Earlier this week, as part of a promotional walking tour around the Nine Elms, Battersea and Vauxhall area I got to see a the scale model of the plans.
My jaw dropped – I knew there was a lot of building work going on but I had no real concept how bullying and oppressive the scale would really be.
At the moment there is one very tall boring glass tube near Vauxhall station – you may recall that a helicopter crashed into it last year. Well, hold on to your hat – there are going to be plenty more tall buildings like that – pilots; take note!
The local councillors who were there, outlined the regeneration scheme and talked about iconic buildings and creating community (note: iconic buildings are not created; they become so, and community is not created; it evolves).
A skinny little grassy space will meander through the area intended to create environments for outdoor events, markets, fairs etc which will "link the town centres".
Towns? As far as I am aware 'Vauxhall town centre' is a train, tube and bus station. Where is the library, town hall, butchers and post office? It's got a nightlife though – there are over 20,000 people going there every weekend for the clubs and bars in the arches area. It's really 'Club Town', I suspect, due to the demise of the nightclub scene that used to be at Kings Cross.
I was not surprised to learn that retail spaces are planned for the ground floor of these new buildings, so expect to find all the same things you see everywhere else such as large coffee chains and express supermarkets with those annoying self-service check-outs. I doubt there will be any shops there selling normal things like groceries, haberdashery, hardware etc. Or pound shops for that matter.
I asked how much of this huge scheme had been sold already and got a woolly politician-style response. When I asked if the local community been involved in the plans, again, I got no real answer, just that there will be schools and health centres. Oh, so that's OK then.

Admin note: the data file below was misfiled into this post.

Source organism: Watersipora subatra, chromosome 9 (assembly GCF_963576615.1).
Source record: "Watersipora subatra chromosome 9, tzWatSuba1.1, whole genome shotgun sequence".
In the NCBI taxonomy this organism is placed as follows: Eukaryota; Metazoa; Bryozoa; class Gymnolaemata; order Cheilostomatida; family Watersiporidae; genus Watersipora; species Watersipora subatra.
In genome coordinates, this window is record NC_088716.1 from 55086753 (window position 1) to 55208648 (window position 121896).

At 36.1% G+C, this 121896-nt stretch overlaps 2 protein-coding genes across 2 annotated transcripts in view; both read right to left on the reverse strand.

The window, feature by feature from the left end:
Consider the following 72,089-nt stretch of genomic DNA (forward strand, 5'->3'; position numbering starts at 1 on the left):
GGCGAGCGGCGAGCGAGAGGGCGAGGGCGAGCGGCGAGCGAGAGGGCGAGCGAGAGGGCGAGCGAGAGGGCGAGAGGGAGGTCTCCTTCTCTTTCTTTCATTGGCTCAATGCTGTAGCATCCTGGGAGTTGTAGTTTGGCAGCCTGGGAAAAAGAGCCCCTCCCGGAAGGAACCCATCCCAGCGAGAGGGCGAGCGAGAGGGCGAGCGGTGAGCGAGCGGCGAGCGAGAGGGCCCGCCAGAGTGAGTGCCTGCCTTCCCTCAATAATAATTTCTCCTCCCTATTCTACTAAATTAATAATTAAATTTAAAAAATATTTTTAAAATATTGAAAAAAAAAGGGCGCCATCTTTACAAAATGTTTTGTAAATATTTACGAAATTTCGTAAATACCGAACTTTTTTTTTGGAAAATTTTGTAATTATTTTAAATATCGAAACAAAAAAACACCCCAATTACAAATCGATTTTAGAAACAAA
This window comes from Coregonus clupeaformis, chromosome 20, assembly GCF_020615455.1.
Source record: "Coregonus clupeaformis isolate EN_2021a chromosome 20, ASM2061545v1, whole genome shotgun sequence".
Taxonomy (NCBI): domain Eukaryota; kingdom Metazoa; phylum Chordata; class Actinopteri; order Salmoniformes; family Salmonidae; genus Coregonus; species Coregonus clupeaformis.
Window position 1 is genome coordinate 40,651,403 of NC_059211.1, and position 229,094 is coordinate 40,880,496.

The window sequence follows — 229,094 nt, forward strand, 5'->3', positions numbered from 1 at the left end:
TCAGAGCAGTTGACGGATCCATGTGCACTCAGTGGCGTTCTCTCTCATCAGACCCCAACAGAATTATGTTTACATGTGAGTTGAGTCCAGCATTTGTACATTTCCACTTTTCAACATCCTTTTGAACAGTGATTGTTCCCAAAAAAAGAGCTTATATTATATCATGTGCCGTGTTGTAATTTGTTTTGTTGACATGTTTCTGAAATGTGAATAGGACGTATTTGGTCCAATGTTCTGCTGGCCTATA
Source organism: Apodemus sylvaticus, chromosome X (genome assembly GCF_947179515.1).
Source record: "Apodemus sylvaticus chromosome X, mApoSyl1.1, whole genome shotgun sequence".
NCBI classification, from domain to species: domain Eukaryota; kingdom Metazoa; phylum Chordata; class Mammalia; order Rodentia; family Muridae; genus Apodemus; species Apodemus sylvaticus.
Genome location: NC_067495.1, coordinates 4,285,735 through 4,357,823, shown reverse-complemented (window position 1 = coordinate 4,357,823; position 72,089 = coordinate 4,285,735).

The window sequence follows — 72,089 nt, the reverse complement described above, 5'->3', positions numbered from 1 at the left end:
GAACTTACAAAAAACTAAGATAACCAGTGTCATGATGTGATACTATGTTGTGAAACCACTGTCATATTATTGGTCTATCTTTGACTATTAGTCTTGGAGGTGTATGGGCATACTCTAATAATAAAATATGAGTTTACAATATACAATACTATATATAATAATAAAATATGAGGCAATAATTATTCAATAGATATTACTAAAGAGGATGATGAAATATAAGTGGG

The build is already underway, using glass from the US. I find it scary how so many enormous structures can be erected in one swathe. Nothing is allowed to evolve these days. What they are building here is, I think bigger than the City of London – a pop-up, slot-together 'Meccano' world.
But there are plenty of empty office spaces available in London, even in the pointy thing... so why build more? Just because there is a large piece of land that doesn't mean something big has to be built on it to fill the available space. It is beyond me how they can start with a blank canvas and yet still end up with a spider's web of outdoor areas that not that much different from high-rise housing estates of the 1970s.
And, regarding 'community', do the developers ever think to revisit the areas they have 'regenerated' 5, 10 or 15 years after to see if a community vibe has indeed taken hold? Has anyone been to the Isle of dogs lately?
It's so depressing.
If Ian Nairn was still alive today he would be as agitated by this as I am. Everything will end up looking like Dubai – a sea of glass and metal. Soon there won't be any details for me to find at all and the only things I will write about here will be rants about glass and loss.
For balance, here's Nine Elms' official site so you can hear their side.
Next week I'll write about plans for Battersea...
Actually, speaking of Ian Nairn... His series of programmes and his books about how he cared so much about the buildings around him just show that you don't have to be an architect to be interested in or have a view on or a love of architecture and how it makes us feel.
If the BBC would like to make a similar series of programmes with a caring, opinionated, woman driving around the UK in an old Morris Minor... then look no further... I am here.
For more of my posts in this vein London's please enter 'architecture' the search box top left.